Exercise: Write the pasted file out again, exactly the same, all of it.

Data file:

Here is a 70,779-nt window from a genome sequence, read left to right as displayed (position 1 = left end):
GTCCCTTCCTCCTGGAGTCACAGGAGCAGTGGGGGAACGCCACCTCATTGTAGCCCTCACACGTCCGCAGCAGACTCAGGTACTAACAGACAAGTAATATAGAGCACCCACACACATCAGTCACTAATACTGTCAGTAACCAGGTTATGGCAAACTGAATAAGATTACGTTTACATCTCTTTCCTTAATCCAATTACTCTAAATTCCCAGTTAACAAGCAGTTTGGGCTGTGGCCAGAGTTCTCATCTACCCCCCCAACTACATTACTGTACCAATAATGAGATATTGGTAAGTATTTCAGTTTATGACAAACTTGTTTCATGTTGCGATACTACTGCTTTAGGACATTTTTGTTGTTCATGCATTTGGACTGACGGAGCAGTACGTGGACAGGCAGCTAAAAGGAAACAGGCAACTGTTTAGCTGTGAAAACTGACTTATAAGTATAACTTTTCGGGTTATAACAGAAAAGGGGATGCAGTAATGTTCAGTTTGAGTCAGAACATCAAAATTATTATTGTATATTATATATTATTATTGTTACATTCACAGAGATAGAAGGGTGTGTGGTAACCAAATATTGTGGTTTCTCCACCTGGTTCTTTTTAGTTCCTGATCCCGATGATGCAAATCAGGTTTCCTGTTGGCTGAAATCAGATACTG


Here is a 70,779-nt window from a genome sequence, read left to right as displayed (position 1 = left end):
GTCCCTTCCTCCTGGAGTCACAGGAGCAGTGGGGGAACGCCACCTCATTGTAGCCCTCACACGTCCGCAGCAGACTCAGGTACTAACAGACAAGTAATATAGAGCACCCACACACATCAGTCACTAATACTGTCAGTAACCAGGTTATGGCAAACTGAATAAGATTACGTTTACATCTCTTTCCTTAATCCAATTACTCTAAATTCCCAGTTAACAAGCAGTTTGGGCTGTGGCCAGAGTTCTCATCTACCCCCCCAACTACATTACTGTACCAATAATGAGATATTGGTAAGTATTTCAGTTTATGACAAACTTGTTTCATGTTGCGATACTACTGCTTTAGGACATTTTTGTTGTTCATGCATTTGGACTGACGGAGCAGTACGTGGACAGGCAGCTAAAAGGAAACAGGCAACTGTTTAGCTGTGAAAACTGACTTATAAGTATAACTTTTCGGGTTATAACAGAAAAGGGGATGCAGTAATGTTCAGTTTGAGTCAGAACATCAAAATTATTATTGTATATTATATATTATTATTGTTACATTCACAGAGATAGAAGGGTGTGTGGTAACCAAATATTGTGGTTTCTCCACCTGGTTCTTTTTAGTTCCTGATCCCGATGATGCAAATCAGGTTTCCTGTTGGCTGAAATCAGATACTG